I've covered a lot of research on how to make your life better but many people struggle with implementing changes because it seems like a major undertaking. It doesn't have to be.
You can make strides in five fundamental areas by just sending five emails.
Every morning send a friend, family member, or co-worker an email to say thanks for something. Might sound silly but it's actually excellent advice on how to make your life better. There's tons and tons and tons of research showing that over time, this alone — one silly email a day — can make you happier. Harvard professor Shawn Achor writes in The Happiness:
This is why I often ask managers to write an e-mail of praise or thanks to a friend, family member, or colleague each morning before they start their day's work — not just because it contributes to their own happiness, but because it very literally cements a relationship. [The Happiness
(More on increasing happiness here.)
At the end of the week, send your boss an email and sum up what you've accomplished. They probably have no idea what you're doing with your time. They're busy. They have their own problems. For your boss, this let's them know what you've been up to without having to ask and saves them from wondering and worrying. They'll appreciate it and probably come to rely on it. For you, it's proactive and shows off your efforts, which Stanford professor Jeffrey Pfeffer says is the key to success in any organization:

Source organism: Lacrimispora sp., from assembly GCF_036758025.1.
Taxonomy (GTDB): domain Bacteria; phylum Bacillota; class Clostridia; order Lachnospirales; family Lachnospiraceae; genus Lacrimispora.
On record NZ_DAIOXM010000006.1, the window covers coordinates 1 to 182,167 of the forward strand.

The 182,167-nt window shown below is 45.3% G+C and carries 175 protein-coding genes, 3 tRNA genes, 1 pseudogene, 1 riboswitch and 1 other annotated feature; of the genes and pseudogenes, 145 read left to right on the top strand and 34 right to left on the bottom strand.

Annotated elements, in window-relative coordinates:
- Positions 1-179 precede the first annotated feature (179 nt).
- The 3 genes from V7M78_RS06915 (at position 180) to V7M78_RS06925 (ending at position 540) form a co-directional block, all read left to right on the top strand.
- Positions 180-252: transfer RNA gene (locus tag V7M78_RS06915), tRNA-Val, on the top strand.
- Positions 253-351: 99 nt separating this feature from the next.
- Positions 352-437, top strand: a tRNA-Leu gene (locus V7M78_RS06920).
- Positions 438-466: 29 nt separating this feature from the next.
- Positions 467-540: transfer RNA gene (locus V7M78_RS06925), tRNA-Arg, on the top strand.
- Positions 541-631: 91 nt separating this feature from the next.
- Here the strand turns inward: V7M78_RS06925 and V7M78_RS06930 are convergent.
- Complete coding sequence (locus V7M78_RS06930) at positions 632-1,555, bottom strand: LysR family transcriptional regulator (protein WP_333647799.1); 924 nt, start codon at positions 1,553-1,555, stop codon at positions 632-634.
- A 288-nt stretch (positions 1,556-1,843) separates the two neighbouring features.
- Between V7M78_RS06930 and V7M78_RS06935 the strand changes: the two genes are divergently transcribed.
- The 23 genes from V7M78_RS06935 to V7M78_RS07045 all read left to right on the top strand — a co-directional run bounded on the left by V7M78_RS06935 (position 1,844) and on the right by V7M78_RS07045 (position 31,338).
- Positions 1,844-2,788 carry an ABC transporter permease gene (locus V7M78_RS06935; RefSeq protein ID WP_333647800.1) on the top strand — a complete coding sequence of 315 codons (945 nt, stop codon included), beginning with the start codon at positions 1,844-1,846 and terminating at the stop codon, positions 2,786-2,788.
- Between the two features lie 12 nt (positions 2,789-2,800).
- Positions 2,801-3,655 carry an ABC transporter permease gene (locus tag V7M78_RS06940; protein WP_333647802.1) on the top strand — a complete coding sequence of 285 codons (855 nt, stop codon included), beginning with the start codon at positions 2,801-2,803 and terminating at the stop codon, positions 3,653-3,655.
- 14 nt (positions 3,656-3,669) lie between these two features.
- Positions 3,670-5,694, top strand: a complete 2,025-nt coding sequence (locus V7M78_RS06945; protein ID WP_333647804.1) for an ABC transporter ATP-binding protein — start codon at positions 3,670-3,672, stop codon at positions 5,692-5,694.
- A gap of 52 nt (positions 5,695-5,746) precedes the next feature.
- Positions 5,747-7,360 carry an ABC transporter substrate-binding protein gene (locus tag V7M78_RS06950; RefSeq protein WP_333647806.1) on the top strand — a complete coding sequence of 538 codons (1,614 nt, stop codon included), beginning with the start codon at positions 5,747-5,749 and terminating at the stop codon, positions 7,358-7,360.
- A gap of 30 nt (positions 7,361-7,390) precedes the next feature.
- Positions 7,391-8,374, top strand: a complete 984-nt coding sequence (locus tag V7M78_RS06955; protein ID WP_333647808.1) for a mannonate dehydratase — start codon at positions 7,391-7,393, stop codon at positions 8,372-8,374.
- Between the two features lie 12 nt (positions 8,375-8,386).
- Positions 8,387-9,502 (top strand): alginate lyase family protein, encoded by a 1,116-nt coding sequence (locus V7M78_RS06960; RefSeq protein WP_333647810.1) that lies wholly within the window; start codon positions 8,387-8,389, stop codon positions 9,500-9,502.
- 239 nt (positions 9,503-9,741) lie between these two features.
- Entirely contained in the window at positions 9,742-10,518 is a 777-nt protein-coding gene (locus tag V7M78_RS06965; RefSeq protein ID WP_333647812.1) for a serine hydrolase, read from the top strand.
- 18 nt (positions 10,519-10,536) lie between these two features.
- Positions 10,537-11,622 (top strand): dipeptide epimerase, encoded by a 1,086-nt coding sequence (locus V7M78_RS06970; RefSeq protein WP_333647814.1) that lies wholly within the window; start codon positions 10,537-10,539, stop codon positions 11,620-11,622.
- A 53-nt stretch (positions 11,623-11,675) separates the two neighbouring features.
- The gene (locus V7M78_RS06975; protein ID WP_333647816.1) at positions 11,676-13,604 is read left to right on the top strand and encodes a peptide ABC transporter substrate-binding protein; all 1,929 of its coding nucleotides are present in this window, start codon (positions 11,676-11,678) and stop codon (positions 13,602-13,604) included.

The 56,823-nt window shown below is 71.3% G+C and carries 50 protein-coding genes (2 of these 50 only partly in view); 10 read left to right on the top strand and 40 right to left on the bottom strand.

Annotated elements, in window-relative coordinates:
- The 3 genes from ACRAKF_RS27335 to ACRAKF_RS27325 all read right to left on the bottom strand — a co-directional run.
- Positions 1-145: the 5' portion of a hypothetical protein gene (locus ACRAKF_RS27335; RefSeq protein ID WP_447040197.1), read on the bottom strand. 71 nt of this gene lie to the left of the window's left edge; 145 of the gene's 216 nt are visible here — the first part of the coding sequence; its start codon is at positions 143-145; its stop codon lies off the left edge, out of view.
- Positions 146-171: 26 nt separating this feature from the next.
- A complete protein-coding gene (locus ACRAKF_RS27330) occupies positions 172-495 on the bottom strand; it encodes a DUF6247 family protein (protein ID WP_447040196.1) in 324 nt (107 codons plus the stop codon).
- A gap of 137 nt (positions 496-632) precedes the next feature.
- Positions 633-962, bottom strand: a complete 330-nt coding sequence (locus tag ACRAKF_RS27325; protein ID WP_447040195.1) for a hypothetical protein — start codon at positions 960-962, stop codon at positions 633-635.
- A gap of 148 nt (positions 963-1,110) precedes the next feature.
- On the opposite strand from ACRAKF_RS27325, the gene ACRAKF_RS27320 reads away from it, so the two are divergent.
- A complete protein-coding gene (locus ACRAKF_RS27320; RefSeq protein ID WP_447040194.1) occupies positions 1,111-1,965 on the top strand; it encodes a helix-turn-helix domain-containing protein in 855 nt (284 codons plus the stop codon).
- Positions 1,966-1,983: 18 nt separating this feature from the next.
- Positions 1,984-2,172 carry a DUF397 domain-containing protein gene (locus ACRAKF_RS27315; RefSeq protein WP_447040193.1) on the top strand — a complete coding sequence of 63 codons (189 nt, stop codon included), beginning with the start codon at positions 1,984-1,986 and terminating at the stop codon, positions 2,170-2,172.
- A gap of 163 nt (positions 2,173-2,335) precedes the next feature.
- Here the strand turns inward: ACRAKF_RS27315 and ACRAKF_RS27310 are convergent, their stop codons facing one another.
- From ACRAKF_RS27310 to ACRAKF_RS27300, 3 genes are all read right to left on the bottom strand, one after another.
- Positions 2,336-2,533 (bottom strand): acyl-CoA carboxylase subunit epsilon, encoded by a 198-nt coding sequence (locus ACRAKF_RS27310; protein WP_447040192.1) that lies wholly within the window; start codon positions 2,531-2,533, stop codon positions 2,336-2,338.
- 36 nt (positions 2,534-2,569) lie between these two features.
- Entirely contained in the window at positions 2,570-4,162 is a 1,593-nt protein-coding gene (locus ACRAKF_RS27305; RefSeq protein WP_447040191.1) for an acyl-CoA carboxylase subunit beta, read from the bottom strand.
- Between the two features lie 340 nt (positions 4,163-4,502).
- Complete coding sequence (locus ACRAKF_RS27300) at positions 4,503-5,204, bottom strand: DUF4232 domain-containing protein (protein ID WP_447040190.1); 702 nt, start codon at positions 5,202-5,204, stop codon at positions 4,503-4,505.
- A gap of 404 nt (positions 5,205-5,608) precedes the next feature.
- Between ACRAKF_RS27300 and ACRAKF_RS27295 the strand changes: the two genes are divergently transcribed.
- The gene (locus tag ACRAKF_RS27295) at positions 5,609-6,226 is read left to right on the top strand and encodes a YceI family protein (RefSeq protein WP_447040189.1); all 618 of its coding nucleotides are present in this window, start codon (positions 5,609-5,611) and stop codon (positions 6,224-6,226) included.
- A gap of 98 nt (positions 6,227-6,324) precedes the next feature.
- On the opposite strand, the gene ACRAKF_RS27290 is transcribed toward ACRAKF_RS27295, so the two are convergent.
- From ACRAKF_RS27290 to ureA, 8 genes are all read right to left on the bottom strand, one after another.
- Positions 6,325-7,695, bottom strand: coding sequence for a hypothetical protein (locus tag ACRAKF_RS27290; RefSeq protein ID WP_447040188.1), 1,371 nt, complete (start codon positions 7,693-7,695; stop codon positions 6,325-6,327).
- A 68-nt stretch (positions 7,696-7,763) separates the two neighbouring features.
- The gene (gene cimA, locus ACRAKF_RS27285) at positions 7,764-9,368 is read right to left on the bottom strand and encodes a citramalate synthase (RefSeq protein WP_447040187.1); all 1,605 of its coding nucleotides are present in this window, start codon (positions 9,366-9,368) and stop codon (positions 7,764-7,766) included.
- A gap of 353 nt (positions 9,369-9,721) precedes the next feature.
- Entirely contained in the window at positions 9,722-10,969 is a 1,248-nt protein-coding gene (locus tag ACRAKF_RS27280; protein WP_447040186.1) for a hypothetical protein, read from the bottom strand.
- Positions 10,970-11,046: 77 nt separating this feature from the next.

…you should make sure that your performance is visible to your boss and your accomplishments are visible. Your superiors in the organization have their own jobs, are managing their own careers, are busy human beings. And you should not assume that they're spending all their time thinking about you and worrying about you and your career. [Power: Why Some People Have It and Others Don’t]
More on improving your work life here.
Once a week, email a potential mentor. Doesn't have to be related to your job. Who do you admire that you could learn from? As I've blogged about before, mentors are key to success.
Any person lucky enough to have had one great teacher who inspired, advised, critiqued, and had endless faith in her student's ability will tell you what a difference that person has made in her life. "Most students who become interested in an academic subject do so because they have met a teacher who was able to pique their interest," write Csikszentmihályi, Rathunde, and Whalen. It is yet another great irony of the giftedness myth: In the final analysis, the true road to success lies not in a person's molecular structure, but in his developing the most productive attitudes and identifying magnificent external resources. [The Genius in All of Us: New Insights into Genetics, Talent, and IQ]
This is one of those things everyone seems to know but nobody does anything about.
It's the age of the internet, folks. If you have Google and half an ounce of resourcefulness it's not that hard to find almost anyone's email address. If they have a website, their email is probably listed on it.
(More on the power of mentors here.)